Faced with such challenges, it may be worthwhile to climb down from the ramparts and devote some time to reflection and study. To some extent, this book is a descendant of hefty agricultural policy textbooks such as traditionally were used in departments of agricultural economics in U.S. land-grant universities, but there are important differences. This book tackles both normative questions (about how decisions should be made) and positive questions (about how decisions actually are made) in U.S. food policy. Throughout the book, real-world policy struggles provide the contemporary hook to motivate the reader’s attention to the more specialized details of economic principles, policy analysis, institutional structures and data sources. The study of these more academic topics may pay off even for readers whose primary interest is the policy arena. The hope for this book is that these principles and data sources hold some promise for knocking loose the logjam in policy-making.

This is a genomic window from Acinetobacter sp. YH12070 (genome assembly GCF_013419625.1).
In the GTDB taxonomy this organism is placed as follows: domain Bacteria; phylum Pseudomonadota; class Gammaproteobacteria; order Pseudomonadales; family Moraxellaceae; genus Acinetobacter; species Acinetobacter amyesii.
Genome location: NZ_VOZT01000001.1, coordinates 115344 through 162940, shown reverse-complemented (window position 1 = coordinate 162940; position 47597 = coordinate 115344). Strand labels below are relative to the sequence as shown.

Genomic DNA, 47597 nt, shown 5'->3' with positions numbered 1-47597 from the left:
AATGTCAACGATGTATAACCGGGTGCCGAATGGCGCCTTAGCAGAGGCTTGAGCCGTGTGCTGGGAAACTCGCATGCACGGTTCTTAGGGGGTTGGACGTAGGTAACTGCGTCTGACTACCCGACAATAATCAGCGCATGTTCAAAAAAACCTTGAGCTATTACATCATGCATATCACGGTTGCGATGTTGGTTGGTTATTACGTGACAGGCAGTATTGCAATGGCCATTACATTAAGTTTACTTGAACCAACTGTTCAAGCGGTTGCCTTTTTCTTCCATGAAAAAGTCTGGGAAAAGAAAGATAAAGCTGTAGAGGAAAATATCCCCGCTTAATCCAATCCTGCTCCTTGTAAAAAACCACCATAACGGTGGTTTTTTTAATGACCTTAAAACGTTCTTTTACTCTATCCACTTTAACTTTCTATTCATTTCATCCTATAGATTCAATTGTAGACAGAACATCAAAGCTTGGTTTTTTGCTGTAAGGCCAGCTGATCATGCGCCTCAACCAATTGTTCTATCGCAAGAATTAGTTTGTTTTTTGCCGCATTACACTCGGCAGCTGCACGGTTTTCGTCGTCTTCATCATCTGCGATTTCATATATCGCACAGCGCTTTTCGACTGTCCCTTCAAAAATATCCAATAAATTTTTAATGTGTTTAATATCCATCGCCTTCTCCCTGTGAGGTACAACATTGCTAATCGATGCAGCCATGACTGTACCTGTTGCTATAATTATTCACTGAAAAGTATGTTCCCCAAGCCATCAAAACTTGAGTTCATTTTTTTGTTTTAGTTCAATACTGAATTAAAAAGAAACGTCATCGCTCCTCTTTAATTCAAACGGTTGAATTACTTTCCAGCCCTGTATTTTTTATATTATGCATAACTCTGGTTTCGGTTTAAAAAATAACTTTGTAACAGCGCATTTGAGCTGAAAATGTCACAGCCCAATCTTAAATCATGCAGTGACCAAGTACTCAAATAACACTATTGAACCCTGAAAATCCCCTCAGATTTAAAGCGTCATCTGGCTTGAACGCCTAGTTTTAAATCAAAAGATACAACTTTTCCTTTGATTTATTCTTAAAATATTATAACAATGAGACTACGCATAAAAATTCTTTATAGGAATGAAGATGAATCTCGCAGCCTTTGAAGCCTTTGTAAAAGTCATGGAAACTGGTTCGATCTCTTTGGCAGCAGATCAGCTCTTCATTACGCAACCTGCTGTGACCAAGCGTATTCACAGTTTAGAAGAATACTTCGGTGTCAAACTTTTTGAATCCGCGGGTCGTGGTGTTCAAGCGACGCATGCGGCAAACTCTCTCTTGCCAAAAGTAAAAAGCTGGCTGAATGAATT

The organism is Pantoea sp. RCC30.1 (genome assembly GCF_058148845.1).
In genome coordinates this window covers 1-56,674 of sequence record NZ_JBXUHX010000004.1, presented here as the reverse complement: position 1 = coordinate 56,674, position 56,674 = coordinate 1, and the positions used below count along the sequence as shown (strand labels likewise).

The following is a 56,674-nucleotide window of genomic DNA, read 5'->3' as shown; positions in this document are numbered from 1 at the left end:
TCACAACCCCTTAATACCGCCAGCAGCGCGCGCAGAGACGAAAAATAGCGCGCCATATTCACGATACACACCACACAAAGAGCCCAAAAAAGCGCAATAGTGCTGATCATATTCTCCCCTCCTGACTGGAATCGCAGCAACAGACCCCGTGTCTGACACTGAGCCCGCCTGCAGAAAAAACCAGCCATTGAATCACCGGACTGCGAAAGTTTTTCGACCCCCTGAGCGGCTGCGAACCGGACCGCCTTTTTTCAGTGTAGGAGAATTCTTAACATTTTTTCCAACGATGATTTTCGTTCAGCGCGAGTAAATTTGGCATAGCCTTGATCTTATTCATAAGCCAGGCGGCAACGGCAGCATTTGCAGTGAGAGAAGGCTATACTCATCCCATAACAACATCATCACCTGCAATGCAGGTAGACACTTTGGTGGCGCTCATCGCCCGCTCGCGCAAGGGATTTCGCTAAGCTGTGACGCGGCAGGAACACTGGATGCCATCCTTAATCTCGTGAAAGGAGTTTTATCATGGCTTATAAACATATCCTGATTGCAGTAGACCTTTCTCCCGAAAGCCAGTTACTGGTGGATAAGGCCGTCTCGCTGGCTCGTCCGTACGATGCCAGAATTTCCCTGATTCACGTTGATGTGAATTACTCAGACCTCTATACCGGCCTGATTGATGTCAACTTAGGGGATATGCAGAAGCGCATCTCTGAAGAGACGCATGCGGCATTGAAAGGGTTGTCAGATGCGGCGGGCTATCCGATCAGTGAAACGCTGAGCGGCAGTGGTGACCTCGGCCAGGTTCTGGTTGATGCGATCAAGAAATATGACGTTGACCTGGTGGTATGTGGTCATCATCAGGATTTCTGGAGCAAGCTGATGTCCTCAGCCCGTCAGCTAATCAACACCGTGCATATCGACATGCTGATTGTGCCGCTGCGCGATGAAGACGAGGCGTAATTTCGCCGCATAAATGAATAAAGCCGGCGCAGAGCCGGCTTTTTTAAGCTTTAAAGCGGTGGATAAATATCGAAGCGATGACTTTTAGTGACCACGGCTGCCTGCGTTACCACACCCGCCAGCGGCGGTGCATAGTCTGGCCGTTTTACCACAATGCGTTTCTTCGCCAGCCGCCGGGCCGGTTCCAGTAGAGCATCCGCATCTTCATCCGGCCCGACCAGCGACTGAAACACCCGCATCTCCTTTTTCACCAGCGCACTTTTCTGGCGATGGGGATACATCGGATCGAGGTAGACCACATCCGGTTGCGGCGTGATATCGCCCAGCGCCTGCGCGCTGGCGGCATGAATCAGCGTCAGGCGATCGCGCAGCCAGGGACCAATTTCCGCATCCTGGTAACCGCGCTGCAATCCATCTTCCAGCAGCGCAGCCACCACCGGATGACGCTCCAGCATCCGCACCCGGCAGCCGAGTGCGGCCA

Why would anybody want to split the Farm Bill?

The Farm Bill traditionally is "omnibus" legislation, including an array of farm programs and nutrition assistance programs.  The largest Farm Bill program -- and the largest USDA program -- is the Supplemental Nutrition Assistance Program (SNAP), also known as food stamps.

The House of Representatives yesterday voted for a stand-alone Farm Bill with no food stamps.  Why on earth would they want to do that?

To make sense of this, one needs to look beyond traditional Democratic/Republican partisan politics and instead think about a four-way political cross-tabulation.